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Bornean red-eye puffer (Carinotetraodon borneensis)

Bornean Red-Eye Puffer (Carinotetraodon borneensis)

Bornean Red-Eye Puffer (Carinotetraodon borneensis)

Bornean Red-Eye Puffer (Carinotetraodon borneensis)

The Bornean Red-Eye Puffer (Carinotetraodon borneensis) is a colorful species of puffer fish that is found exclusively in the tropical rain forests of the South Skrang river, in the State of Sarawak, Borneo.

The Bornean Red-Eye Puffer is similar to Carinotetraodon lorteti that is also found in Cambodia, Malaysia, Laos, Thailand, and Vietnam. The main difference between the two species is the reddish tail fin that is exhibited by Carinotetraodon lorteti.  The tail of the Bornean Red-Eye Puffer is relatively colorless.

The term “Red-Eye Puffers” is used by tropical fish keeping enthusiasts to describe a colorful quartet of puffer species that are sold under that general name.  It is represented by Carinotetraodon irrubesco, Carinotetraodon salivator, Carinotetraodon borneensis and Carinotetraodon lorteti of which C. lorteti is the most sought after.

The appeal of these puffers is mostly for their brilliant colors which change with their mood.  Male Bornean Red-Eye Puffers have a red dorsal fin and an orange or red ventral keel which becomes more vibrant during mating or when they show aggression. They have red eyes, yellowish bands across their backs, and a gray, blue to black tail trimmed with a white border.   Bornean Red-Eye Puffers have 12 – 13 soft dorsal rays, 11 – 13 soft anal rays and 16 – 17 vertebrae.   Their colors become more pronounced in a dimly lit aquarium.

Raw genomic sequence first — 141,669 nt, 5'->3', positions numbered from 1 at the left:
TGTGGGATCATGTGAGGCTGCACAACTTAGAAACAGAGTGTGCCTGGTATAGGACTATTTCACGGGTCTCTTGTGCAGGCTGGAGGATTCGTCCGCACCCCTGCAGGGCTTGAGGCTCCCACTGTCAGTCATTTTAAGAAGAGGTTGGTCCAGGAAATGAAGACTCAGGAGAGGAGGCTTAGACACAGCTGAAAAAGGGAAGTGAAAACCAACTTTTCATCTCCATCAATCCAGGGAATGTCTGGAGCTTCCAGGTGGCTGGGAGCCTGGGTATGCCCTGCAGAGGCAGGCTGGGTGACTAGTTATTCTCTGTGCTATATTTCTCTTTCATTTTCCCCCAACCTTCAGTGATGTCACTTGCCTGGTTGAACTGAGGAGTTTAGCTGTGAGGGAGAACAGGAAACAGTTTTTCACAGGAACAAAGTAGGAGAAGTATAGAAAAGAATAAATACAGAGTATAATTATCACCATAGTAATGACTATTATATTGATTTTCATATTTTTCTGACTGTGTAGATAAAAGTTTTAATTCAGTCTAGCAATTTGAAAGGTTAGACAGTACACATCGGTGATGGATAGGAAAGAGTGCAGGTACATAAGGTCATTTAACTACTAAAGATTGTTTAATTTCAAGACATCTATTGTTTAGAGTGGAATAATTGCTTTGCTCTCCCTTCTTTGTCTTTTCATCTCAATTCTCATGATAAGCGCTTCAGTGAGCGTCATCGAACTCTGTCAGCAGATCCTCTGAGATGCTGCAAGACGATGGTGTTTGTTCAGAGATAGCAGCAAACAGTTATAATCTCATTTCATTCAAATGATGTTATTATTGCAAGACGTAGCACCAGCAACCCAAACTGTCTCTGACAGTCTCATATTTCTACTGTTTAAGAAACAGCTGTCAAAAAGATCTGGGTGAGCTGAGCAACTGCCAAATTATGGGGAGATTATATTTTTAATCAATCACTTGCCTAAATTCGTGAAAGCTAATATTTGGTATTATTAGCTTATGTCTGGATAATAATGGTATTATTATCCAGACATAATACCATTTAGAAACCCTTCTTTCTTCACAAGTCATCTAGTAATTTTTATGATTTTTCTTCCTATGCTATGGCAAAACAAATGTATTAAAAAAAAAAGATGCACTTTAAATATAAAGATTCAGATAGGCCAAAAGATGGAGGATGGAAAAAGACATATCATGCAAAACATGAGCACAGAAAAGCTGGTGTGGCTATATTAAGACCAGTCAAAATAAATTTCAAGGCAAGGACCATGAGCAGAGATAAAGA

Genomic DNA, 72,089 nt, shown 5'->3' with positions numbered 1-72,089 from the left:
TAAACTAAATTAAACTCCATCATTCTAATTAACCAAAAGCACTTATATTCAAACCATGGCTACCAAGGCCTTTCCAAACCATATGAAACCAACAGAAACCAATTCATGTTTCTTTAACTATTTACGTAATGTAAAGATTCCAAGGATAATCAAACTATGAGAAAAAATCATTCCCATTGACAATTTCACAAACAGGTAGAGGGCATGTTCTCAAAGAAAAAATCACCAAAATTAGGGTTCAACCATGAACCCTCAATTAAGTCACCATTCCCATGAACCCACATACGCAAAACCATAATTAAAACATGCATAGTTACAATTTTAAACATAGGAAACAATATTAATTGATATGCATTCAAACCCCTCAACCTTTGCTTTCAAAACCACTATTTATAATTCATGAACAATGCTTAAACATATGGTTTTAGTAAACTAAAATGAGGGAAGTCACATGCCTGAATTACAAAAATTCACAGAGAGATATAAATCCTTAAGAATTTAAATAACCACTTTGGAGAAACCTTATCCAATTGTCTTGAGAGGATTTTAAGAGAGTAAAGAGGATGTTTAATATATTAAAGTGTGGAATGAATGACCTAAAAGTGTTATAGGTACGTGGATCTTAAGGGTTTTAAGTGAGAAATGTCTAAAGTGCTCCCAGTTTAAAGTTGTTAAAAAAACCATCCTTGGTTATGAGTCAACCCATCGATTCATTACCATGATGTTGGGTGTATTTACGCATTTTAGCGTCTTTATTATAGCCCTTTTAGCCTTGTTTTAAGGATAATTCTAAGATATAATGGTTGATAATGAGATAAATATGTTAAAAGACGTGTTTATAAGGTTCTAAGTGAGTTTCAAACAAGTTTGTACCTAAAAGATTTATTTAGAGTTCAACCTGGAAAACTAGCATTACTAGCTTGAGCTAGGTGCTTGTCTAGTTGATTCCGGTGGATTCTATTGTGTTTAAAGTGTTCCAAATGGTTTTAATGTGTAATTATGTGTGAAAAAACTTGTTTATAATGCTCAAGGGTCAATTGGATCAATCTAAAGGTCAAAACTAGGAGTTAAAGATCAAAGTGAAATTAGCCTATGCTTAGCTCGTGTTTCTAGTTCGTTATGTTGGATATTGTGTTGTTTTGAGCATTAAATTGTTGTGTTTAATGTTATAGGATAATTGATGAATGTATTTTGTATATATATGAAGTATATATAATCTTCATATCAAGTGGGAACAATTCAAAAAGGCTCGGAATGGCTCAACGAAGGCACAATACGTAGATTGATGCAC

Some Bornean Red-Eye Puffers are very aggressive, while others can be very shy.   All of them are generally very territorial. They remain inactive during daylight hours and become active hunters when the lights go out.

Like many other Southeast Asian fish, Bornean Red-Eye Puffers do best in soft, very warm, highly filtered, and slightly acidic water.  They cannot tolerate nitrites, nitrates or ammonia and because of their messy eating habits, must have highly filtered aquarium water.

These puffers are generally shy and enjoy a densely planted aquarium with driftwood, rock caves, and plenty of hiding places, with a sand or very fine gravel substrate.

The Bornean Red-Eye Puffer is relatively easy to feed.  They will eagerly eat most small invertebrates such as krill, snails, ghost shrimp, mussels, clams, and frozen bloodworms.   They do not seem to be plagued by overgrown teeth like most other puffer fish but some pond snails or other crunchy food fed on a regular basis will ensure their dental health.

Red-Eye Puffers are most active after dark, so feeding them in the late evening or early morning will minimize the amount leftovers in the tank.  To keep the water quality as clean as possible, avoid over feeding.

Male Bornean red-eye puffer (Carinotetraodon borneensis)

Male Bornean red-eye puffer (Carinotetraodon borneensis)








Minimum Tank Size: 20 gallons
Care Level: Moderately difficult
Temperament: Aggressive, nocturnal hunter
Aquarium Hardiness: Moderately Hardy
Water Conditions: 73-80° F, 6-16 °d , kH 5-10, pH 6.0-7.8
Max. Size: 2″
Color Form: Brown, Red
Diet: Carnivore
Origin: Only in Southern Sarawak, Borneo
Family: Tetraodontidae
Lifespan: Unknown
Aquarist Experience Level: Intermediate


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